However, indirect emissions along supply chains are absent, and emissions calculations are often flawed. Some figures might not be flagged as military in origin, and are classified instead under broader categories, such as public buildings and services or general aviation or shipping.
The United Kingdom has one of the best track records in reporting its military carbon emissions. Since 2012, it has published data for direct emissions in the annexes of Ministry of Defence (MOD) reports. In 2018, for instance, British forces emitted around 2.7 million metric tonnes of CO2eq4, roughly equivalent to emissions from 1.5 million UK cars.
Sailors on a US guided-missile cruiser observe a fuel probe from the fast combat support ship USNS Arctic during refuelling.
Yet, in the figures reported to the UNFCCC in 2019, only 64 per cent of the MOD’s declared emissions were explicitly identified as belonging to the military – those relating to military aircraft and naval vessels.
It is unclear how emissions from military bases and ground vehicles were reported. Further research might check whether such emissions were listed under civilian categories. Also unclear is whether all bunker fuels used for international military transport were included.
Reporting in other countries can be even more scattershot. In the United States, records of direct military emissions are located across government departments, and are often opaque owing to ‘national security concerns’.
One estimate suggests that activities of the US Department of Defence (DOD) – including all branches of the US armed forces and their civilian support staff – released 55.4 million metric tonnes of CO2eq in 2018, roughly equivalent to the emissions of 12 million US cars.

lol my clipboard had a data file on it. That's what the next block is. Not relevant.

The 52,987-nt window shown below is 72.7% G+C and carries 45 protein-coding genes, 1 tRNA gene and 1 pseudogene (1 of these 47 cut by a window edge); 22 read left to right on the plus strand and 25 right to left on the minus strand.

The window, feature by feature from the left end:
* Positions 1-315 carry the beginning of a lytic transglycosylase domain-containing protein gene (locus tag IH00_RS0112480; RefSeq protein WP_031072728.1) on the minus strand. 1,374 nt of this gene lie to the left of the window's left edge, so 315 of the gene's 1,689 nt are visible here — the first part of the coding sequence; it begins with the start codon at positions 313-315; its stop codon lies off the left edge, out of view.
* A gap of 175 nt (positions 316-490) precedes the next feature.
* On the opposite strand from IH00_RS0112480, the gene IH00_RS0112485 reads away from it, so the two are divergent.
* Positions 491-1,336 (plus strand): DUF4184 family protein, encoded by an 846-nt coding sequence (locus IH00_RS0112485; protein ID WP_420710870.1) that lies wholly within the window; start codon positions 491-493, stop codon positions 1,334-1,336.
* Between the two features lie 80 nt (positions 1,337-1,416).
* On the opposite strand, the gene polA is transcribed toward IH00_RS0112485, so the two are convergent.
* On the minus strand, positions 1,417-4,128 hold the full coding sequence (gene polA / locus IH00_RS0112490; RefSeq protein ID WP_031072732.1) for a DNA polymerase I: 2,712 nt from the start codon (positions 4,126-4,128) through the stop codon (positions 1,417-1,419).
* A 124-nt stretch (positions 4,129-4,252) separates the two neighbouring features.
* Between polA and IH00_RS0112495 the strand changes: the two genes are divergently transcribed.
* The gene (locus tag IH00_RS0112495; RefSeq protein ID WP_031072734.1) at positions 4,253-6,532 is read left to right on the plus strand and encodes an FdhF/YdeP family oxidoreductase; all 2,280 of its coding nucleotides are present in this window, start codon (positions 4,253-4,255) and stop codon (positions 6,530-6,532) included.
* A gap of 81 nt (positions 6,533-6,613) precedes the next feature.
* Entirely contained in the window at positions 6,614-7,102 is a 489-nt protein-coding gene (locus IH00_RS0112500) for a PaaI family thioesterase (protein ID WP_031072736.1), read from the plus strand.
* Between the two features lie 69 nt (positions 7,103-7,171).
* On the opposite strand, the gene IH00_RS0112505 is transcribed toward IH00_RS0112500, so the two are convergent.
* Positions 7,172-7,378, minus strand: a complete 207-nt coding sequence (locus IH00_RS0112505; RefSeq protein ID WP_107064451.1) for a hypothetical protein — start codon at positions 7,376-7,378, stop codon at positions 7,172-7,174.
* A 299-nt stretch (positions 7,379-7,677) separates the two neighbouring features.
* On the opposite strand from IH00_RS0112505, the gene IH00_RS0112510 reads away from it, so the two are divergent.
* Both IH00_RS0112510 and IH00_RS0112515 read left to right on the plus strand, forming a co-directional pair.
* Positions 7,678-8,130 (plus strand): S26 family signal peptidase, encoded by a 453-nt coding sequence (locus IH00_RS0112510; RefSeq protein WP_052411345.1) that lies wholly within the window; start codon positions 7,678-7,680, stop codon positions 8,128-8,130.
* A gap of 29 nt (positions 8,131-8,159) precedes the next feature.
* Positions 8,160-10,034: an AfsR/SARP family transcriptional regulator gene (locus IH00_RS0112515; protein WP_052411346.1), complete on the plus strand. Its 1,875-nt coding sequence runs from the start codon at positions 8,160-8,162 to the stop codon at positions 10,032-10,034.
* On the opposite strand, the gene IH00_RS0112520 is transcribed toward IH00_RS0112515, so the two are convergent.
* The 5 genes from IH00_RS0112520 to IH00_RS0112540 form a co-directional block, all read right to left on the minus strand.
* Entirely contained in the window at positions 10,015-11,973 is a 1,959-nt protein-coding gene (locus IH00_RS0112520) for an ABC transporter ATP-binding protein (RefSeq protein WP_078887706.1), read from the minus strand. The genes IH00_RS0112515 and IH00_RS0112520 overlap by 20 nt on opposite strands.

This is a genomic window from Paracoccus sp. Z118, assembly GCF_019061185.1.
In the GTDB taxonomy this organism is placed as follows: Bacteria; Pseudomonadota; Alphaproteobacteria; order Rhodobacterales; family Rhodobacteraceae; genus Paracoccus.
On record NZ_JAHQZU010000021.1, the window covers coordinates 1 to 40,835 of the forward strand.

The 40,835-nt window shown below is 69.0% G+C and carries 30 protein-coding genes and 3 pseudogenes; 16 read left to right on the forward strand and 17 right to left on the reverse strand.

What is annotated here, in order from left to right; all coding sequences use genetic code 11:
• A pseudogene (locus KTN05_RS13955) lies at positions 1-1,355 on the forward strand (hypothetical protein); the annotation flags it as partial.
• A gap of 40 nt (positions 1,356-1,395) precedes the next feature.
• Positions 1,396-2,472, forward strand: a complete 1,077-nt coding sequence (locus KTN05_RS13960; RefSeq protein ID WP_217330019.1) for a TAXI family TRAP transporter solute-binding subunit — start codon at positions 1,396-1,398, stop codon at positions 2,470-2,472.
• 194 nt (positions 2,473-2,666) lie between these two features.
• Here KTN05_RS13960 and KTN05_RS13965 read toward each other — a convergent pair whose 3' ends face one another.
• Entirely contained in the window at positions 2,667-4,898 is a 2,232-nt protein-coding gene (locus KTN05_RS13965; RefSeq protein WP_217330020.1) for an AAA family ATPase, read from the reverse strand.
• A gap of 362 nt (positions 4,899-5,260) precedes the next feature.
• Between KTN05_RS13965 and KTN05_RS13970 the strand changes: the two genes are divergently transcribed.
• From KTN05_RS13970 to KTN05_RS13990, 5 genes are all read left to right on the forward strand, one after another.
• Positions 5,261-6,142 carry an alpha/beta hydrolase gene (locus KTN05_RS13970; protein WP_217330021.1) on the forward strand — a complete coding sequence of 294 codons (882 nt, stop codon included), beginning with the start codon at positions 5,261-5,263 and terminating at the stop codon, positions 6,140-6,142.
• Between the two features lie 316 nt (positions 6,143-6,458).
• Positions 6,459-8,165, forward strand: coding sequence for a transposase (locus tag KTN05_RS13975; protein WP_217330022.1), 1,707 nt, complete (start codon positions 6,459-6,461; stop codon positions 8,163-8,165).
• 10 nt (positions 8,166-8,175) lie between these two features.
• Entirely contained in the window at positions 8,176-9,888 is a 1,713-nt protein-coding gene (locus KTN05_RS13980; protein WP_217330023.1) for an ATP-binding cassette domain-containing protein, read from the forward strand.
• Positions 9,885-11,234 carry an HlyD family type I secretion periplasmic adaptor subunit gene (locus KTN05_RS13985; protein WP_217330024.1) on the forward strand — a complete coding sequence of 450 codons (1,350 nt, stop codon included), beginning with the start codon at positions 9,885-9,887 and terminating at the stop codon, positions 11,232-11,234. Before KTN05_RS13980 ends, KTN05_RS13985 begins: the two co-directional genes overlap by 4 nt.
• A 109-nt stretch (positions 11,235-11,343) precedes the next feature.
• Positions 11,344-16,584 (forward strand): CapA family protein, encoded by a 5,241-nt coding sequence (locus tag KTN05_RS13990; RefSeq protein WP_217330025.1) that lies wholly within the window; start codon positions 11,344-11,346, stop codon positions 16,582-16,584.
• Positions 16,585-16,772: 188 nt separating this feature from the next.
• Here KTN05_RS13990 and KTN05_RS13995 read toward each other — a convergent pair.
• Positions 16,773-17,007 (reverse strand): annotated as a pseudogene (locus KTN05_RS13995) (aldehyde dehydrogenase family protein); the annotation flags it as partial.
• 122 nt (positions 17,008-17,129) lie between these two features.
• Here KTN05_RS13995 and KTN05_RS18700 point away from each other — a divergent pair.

Greenhouse-gas emissions from the US military exceed those of many countries, including Switzerland, Ghana and New Zealand. Were the US DOD a nation, it would be the 54th highest emitter globally.
Scant data are available from other nations with large armed forces. These include Russia, which is currently waging war with Ukraine, and China and India, which have more active military personnel than does the United States. Rapid growth for the biggest military power, China, with its two million active personnel, can be expected: earlier this month, President Xi Jinping announced that the country intends to have a ‘world-class military’ by 2049.
Other countries, such as Peru, Indonesia and South Africa, do not have to report their national emissions annually, because UNFCCC obligations vary according to levels of economic development. As emerging economies are often carbon-intensive, their military emissions might be even more significant than those we know about or can estimate.
Analyses of fossil-fuel consumption suggest that the world’s militaries could emit around 0.45 billion to 2.2 billion metric tonnes of CO2eq annually. The true total might be even higher: factoring in other emissions from energy supplies, raw materials, supply chains and equipment manufacturing could more than triple estimates6. Emissions from warfare would add more, but are difficult to measure.
Fuel consumption during the Iraq war might have released more than 250 million metric tonnes of CO2eq between 2003 and 2011, more than the annual emissions of many countries.
- A Nature report